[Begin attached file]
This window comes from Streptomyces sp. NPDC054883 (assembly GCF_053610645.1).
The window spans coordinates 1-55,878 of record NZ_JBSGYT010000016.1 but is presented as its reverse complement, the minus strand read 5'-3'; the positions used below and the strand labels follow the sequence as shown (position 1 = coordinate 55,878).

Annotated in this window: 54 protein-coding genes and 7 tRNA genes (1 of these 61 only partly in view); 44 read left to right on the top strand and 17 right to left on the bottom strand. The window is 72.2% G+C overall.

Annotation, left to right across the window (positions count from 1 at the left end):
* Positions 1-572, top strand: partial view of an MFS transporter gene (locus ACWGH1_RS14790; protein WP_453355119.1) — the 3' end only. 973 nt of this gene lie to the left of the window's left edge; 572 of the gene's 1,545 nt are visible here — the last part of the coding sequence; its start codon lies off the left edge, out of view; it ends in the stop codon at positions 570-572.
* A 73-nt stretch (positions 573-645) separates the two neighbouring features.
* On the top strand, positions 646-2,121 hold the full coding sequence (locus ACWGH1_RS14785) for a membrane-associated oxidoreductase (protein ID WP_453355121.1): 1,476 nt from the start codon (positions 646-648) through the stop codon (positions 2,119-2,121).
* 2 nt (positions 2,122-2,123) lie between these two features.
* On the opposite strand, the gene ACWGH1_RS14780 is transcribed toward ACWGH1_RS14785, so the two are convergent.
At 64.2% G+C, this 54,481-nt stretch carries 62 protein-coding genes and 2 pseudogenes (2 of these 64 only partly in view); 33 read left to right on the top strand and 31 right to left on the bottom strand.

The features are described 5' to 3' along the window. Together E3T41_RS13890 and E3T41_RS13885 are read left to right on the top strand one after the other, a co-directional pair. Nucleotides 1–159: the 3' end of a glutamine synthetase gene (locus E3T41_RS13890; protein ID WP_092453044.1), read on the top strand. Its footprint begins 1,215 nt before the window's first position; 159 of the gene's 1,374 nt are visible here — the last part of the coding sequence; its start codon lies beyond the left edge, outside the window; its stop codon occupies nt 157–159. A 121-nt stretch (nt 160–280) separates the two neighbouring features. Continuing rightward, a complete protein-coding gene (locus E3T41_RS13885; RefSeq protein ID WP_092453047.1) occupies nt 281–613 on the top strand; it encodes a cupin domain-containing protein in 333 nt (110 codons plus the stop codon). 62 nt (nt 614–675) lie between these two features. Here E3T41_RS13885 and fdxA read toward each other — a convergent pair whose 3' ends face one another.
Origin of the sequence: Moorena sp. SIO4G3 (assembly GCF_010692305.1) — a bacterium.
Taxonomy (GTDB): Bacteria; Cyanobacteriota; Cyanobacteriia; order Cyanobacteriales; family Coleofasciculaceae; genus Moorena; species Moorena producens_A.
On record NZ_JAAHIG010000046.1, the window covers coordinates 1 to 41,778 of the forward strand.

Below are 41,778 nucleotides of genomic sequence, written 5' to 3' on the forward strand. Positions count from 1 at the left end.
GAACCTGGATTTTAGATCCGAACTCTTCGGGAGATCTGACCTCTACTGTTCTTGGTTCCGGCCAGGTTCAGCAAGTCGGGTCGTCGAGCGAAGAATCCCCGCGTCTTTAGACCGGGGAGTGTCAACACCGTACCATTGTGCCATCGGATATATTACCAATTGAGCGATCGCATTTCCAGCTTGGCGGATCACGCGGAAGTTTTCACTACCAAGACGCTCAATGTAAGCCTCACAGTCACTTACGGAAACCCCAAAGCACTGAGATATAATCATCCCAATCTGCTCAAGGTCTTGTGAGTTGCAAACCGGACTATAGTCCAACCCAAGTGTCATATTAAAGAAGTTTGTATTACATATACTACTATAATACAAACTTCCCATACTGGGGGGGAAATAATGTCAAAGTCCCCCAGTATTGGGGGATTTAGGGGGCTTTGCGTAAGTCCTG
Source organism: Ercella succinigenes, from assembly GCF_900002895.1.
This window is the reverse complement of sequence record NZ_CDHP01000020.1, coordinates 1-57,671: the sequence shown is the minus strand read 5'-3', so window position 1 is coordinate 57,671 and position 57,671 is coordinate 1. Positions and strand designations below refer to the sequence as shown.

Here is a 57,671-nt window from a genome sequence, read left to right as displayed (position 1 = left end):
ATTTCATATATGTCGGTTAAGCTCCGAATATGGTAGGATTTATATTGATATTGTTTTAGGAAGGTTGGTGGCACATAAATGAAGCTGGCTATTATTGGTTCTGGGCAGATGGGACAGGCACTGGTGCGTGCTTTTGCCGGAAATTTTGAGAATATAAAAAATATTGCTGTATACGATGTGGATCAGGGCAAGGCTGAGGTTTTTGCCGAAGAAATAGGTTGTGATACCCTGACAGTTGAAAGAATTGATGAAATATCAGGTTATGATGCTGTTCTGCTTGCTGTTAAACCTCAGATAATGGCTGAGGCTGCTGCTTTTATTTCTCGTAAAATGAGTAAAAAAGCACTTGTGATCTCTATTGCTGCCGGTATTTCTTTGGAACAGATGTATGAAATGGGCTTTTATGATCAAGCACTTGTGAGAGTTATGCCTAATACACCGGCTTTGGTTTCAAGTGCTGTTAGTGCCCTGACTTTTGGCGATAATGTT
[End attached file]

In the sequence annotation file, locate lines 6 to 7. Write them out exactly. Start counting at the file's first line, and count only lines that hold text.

* A 73-nt stretch (positions 573-645) separates the two neighbouring features.
* On the top strand, positions 646-2,121 hold the full coding sequence (locus ACWGH1_RS14785) for a membrane-associated oxidoreductase (protein ID WP_453355121.1): 1,476 nt from the start codon (positions 646-648) through the stop codon (positions 2,119-2,121).